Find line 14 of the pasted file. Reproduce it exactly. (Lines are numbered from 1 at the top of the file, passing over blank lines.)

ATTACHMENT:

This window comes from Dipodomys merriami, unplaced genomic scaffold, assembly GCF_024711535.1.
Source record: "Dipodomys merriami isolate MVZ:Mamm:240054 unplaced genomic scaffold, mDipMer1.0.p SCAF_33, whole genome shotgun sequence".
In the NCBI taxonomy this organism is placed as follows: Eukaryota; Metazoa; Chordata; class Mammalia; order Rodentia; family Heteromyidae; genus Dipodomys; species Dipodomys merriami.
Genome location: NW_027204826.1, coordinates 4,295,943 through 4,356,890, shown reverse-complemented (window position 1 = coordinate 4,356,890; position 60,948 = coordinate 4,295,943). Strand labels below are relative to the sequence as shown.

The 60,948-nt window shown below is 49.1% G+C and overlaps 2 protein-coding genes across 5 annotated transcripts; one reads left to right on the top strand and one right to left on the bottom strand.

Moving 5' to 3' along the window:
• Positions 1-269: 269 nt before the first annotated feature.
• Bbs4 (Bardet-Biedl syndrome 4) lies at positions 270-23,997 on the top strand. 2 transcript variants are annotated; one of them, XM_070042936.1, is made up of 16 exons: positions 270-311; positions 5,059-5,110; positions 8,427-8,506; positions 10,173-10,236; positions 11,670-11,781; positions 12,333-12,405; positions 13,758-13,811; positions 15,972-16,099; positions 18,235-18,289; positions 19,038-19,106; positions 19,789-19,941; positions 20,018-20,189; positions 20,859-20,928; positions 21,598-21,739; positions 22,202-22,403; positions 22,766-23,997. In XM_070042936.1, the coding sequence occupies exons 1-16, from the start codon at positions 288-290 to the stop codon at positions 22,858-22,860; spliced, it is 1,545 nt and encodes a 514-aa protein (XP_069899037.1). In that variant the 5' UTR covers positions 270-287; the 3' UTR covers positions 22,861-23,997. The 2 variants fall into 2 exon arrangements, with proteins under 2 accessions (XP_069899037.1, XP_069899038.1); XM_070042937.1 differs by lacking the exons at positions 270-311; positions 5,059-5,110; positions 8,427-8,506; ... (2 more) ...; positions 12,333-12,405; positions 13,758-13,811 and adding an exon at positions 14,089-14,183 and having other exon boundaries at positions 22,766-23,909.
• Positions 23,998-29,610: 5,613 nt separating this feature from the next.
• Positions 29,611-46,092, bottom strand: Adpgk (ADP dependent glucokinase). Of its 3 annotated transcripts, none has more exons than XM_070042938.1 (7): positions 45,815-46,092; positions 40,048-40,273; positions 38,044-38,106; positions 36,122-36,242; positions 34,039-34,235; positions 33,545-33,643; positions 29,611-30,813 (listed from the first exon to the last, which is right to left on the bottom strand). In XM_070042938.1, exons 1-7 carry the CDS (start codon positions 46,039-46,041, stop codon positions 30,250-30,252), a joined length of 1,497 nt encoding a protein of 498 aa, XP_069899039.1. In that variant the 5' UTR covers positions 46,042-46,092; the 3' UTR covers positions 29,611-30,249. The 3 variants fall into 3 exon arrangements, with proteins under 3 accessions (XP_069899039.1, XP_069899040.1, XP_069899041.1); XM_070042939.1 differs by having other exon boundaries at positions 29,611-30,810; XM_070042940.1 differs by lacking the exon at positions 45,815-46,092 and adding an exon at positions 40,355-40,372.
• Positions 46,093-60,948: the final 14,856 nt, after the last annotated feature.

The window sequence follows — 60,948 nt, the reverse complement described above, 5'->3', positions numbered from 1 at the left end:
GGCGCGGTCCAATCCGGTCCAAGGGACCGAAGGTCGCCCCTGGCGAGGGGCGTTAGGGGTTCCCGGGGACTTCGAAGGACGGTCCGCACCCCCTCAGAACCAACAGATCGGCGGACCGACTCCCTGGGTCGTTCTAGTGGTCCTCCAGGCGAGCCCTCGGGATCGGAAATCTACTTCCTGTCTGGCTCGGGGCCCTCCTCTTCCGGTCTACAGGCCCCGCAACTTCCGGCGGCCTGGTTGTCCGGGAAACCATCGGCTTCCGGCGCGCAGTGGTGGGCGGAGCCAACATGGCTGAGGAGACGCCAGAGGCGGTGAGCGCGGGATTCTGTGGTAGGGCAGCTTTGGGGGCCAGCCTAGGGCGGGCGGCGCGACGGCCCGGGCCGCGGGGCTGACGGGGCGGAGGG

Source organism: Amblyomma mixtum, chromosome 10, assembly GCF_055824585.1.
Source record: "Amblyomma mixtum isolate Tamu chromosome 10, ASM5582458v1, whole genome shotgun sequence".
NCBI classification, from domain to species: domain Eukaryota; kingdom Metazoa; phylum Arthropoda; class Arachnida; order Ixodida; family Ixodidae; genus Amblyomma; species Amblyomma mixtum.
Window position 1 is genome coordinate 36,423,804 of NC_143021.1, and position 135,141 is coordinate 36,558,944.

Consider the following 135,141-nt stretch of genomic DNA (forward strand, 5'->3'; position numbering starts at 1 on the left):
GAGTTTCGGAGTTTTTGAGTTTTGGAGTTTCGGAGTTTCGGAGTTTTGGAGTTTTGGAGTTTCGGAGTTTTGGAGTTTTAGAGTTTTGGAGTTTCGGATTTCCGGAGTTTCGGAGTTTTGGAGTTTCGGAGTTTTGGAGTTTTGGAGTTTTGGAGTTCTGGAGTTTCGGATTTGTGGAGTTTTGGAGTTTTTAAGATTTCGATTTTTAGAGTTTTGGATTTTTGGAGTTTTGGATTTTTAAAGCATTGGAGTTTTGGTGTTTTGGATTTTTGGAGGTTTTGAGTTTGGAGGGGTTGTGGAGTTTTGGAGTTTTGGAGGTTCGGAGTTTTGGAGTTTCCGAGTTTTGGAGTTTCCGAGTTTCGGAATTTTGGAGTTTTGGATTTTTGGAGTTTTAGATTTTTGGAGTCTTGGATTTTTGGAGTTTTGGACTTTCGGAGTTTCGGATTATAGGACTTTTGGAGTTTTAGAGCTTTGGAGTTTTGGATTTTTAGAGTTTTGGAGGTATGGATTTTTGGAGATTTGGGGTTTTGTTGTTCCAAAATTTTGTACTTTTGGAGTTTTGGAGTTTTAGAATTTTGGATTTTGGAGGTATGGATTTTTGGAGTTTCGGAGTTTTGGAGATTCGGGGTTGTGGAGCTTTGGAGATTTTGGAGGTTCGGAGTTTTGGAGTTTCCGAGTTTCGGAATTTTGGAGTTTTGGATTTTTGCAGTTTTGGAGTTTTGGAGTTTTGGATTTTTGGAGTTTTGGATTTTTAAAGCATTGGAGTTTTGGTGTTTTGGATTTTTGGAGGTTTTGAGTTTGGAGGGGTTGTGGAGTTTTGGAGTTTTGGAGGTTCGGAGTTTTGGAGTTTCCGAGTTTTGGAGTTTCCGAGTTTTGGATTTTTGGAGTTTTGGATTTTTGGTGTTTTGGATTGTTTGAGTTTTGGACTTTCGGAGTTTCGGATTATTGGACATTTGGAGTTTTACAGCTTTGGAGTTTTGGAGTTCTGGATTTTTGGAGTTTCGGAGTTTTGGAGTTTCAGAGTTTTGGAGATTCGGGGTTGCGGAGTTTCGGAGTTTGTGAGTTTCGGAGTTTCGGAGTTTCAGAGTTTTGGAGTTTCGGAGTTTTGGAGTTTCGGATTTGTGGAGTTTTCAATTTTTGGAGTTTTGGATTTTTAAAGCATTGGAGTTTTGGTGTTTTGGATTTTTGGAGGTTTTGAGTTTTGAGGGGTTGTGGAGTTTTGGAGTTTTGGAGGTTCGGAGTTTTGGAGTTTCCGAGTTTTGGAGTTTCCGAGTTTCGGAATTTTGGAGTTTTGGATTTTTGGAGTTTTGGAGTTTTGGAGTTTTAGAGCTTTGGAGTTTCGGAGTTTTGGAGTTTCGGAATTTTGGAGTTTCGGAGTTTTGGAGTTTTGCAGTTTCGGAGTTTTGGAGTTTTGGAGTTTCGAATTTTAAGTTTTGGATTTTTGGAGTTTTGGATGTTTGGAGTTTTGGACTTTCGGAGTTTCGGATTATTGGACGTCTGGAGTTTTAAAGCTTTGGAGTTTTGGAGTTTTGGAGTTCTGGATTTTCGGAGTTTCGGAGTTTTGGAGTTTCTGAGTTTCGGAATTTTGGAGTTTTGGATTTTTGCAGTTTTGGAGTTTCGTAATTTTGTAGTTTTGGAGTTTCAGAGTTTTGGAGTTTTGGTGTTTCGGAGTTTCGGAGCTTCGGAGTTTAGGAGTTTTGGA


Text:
Source organism: Amblyomma mixtum, chromosome 10, assembly GCF_055824585.1.